In the image above the players in the direct cooperation zone are marked in yellow circles. The situation is similar to the one above and again it is visible that a clear priority is to target the options of the ball carrier.
The players in the indirect cooperation zone when talking about the defending team is mostly the rest defence. In Bodø/Glimt’s case, they will generally create a bit more depth, being ready for the long ball in case it should come. The remaining players that are not part of the rest defence could be a winger or striker intentionally left higher in the field. This is to take advantage of a higher positioned player if they can counterattack.
Two metrics that can be used to gauge how aggressive or intense a team is in their pressing, and hence their intention to win the ball back quickly, is passes allowed per defensive action (PPDA) and challenge intensity. Challenge intensity is a measure of how often the team is actively trying to recover the ball. PPDA is the number of passes completed by the attacking team divided by defensive actions by the defensive team.
While challenge intensity then is how often the team is trying, PPDA can be used to present a picture of how successful those actions are. When looking at Bodø/Glimt in these two metrics, compared to the rest of the Eliteserien, they are second in challenge intensity (6,9) and third in PPDA (9,86). This suggests that not only are they actively trying to win the ball, but they are also successful with it.
Where it really shows is when the team deploys their high block. When pressing from a high block they will often resort to a more man-oriented press. The image above shows how they in one situation approach this.
Here they have pushed the opponent firstly to the flank, and then an aggressive press on the ball carrier who is forced to play it further backwards. This is to the centre-back in this case, and then Bodø/Glimt striker follows up and forces another ball back to the keeper. While this is happening, the rest of the front five are marking out the options for switching play, and thus force a long ball from the keeper.
When looking at a team in video, it is impossible to deduct with 100% certainty which triggers the team use to press by. What can be done is to look at what they often do, and work from that.
Bodø/Glimt seem to, among others as well, to press aggressively on backwards passes from the opponent. This is an opportunity to press “through” the lines and move the entire team higher in the field. An example of this can be seen in the image below.
Other triggers that can be argued which they use to press are high switches of play. Then the opposite winger and full-back will often push hard out to prevent progression. A third one which seems to be more on the individual level rather than team level is to press a player with his back towards goal.
This last one is useful because a player with his back to goal often lacks an overview of a significant portion of the field. He then might be unaware of the press coming from behind, and the presser can then possibly create a counter-attacking chance.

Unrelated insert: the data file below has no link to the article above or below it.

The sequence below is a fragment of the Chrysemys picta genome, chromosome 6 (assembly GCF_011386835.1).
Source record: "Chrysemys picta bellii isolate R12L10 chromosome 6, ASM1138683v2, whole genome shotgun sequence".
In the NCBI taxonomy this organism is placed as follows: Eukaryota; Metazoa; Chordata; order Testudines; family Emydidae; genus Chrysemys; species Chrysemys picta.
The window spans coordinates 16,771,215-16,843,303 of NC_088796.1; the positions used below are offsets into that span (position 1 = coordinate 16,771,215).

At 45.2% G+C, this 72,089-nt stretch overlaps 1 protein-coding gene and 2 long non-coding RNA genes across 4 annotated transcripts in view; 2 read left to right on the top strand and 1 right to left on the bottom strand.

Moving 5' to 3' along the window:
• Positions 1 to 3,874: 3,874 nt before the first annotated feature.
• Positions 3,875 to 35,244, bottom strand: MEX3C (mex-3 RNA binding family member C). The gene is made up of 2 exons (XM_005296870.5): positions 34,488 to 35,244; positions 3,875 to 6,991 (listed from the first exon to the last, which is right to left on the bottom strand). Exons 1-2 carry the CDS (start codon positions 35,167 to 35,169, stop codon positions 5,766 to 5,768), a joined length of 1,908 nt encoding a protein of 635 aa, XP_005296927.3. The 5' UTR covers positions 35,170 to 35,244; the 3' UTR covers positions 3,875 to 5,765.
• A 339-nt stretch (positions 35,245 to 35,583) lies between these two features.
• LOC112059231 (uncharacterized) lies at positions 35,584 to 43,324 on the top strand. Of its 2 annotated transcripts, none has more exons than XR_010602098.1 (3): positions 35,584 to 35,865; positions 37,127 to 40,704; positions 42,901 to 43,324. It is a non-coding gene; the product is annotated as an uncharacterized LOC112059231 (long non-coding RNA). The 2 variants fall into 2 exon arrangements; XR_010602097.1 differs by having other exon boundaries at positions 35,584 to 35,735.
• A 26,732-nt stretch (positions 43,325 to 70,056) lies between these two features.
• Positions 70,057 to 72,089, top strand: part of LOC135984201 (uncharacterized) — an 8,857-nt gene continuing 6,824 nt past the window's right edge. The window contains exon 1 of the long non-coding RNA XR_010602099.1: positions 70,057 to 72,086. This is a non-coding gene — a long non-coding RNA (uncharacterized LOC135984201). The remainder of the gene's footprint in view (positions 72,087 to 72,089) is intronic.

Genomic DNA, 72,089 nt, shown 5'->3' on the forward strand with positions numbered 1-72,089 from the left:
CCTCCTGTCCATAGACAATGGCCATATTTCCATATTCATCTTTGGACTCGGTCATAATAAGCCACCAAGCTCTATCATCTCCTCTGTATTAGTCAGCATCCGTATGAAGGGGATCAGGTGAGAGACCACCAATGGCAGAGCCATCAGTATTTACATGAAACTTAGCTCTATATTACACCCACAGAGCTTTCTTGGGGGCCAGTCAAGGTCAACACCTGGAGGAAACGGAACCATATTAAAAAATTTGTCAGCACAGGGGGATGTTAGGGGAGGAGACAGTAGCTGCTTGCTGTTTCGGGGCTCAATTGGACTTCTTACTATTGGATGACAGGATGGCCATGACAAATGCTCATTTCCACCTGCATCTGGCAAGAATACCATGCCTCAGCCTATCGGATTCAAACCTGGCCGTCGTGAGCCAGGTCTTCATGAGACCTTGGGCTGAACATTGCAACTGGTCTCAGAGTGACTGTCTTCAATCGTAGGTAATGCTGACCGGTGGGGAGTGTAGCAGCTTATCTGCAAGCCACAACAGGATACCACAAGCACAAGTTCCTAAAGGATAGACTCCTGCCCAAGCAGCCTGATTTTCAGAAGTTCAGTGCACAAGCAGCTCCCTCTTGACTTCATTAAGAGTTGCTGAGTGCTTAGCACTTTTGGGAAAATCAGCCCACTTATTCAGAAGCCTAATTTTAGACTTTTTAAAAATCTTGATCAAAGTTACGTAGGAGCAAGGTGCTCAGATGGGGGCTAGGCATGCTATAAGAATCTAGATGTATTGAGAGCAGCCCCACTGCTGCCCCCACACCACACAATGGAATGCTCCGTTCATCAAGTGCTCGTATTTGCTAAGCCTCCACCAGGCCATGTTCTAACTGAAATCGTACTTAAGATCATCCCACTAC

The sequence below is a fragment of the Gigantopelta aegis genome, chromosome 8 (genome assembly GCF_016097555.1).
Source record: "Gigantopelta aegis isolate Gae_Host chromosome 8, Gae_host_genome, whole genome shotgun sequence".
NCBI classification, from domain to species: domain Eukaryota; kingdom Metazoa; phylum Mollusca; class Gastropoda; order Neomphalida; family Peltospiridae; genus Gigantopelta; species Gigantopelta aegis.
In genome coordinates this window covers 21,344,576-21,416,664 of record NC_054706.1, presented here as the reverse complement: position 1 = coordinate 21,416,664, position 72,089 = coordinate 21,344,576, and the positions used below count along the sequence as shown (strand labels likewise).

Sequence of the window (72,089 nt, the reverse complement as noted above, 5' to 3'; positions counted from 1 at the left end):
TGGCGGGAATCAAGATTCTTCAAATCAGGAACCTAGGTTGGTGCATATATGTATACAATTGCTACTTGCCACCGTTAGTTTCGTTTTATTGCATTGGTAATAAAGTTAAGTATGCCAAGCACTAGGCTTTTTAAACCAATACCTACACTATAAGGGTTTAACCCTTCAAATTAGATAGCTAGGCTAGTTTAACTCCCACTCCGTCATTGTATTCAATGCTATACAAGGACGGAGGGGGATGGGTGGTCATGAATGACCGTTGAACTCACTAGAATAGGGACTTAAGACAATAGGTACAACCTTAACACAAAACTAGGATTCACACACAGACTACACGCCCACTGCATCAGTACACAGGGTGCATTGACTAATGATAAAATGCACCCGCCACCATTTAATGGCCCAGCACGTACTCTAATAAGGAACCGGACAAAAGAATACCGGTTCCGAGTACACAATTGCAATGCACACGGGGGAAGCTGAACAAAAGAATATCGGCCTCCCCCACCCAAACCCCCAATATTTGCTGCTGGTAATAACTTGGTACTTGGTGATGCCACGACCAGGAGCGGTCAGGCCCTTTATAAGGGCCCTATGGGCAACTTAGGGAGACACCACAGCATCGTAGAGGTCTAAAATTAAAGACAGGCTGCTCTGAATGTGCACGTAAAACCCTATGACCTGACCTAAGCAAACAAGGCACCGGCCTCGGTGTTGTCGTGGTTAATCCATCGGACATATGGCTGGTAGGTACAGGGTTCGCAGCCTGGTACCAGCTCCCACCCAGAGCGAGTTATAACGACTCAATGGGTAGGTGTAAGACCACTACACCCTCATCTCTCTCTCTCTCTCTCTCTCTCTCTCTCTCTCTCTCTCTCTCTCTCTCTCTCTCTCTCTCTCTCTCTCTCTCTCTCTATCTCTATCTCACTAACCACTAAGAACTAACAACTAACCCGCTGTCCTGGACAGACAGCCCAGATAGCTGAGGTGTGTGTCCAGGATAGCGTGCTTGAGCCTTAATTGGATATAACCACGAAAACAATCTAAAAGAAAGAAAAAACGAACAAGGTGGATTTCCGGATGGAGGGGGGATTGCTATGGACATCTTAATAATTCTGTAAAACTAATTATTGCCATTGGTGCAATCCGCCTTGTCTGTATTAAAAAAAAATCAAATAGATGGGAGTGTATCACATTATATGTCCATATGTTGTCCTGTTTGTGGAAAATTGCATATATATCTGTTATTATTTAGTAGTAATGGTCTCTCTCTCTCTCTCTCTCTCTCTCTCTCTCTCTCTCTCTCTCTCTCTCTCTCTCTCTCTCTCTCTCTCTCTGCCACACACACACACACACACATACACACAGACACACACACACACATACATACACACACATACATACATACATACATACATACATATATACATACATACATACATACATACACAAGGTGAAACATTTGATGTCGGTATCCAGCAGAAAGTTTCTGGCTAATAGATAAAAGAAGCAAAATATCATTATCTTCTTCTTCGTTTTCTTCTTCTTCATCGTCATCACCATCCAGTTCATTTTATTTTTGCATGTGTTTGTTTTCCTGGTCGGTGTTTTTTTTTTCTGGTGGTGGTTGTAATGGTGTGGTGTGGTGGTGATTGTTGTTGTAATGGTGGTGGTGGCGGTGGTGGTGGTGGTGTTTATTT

In the medium block they behave a little different than in the high block. Often there is a lack of a definitive press and more that a player pushes out to prevent further progression. There is less active pressing than in the high block, and more shifting and shuffling from side to side. As mentioned in the beginning, one of the midfielders will push hard out to prevent a pass centrally, before dropping back in line again.
The image above shows exactly this. Here Brunstad Fet has again pushed out and joined the striker up top. He is not actively pressing or trying to win the ball, but rather denying access to the middle while the team is waiting for the right trigger to occur.
If the ball is further played backwards here, the striker will often follow up on that action and start the press from the medium block. If the pass is played more laterally, Brunstad Fet will drop back into midfield again, and Saltnes on the other side will push out.
Another active trigger for starting the press from the medium block is when the opponent winger or full back receives wide and the striker is close to put pressure on the eventual receiver of a backwards pass. Then the rest of the team will shift over and aggressively press the carrier.
This image shows how the team shifts over to press the flank players of the opponent. This is a tactic that works well against Norwegian teams as many of them play with both the winger and full-back quite wide. This lets the winger who is pressing have a visual of both the player passing the ball and the full-back as the receiver. Then the pressing full-back pushes hard up on the attacking winger, while the pressing winger applies the same pressure to the full-back as seen here.
To conclude this tactical analysis, it is safe to say that Bodø/Glimt is a defensively effective team. They deserve a lot more praise for the defensive side of the game than they are currently getting. The head coach Kjetil Knutsen said earlier this season that he hopes they can be an inspiration to other teams in Norway, and as the basis if this analysis is the defensive side, the hope is also that he gets his wish with other teams also learning from their defence.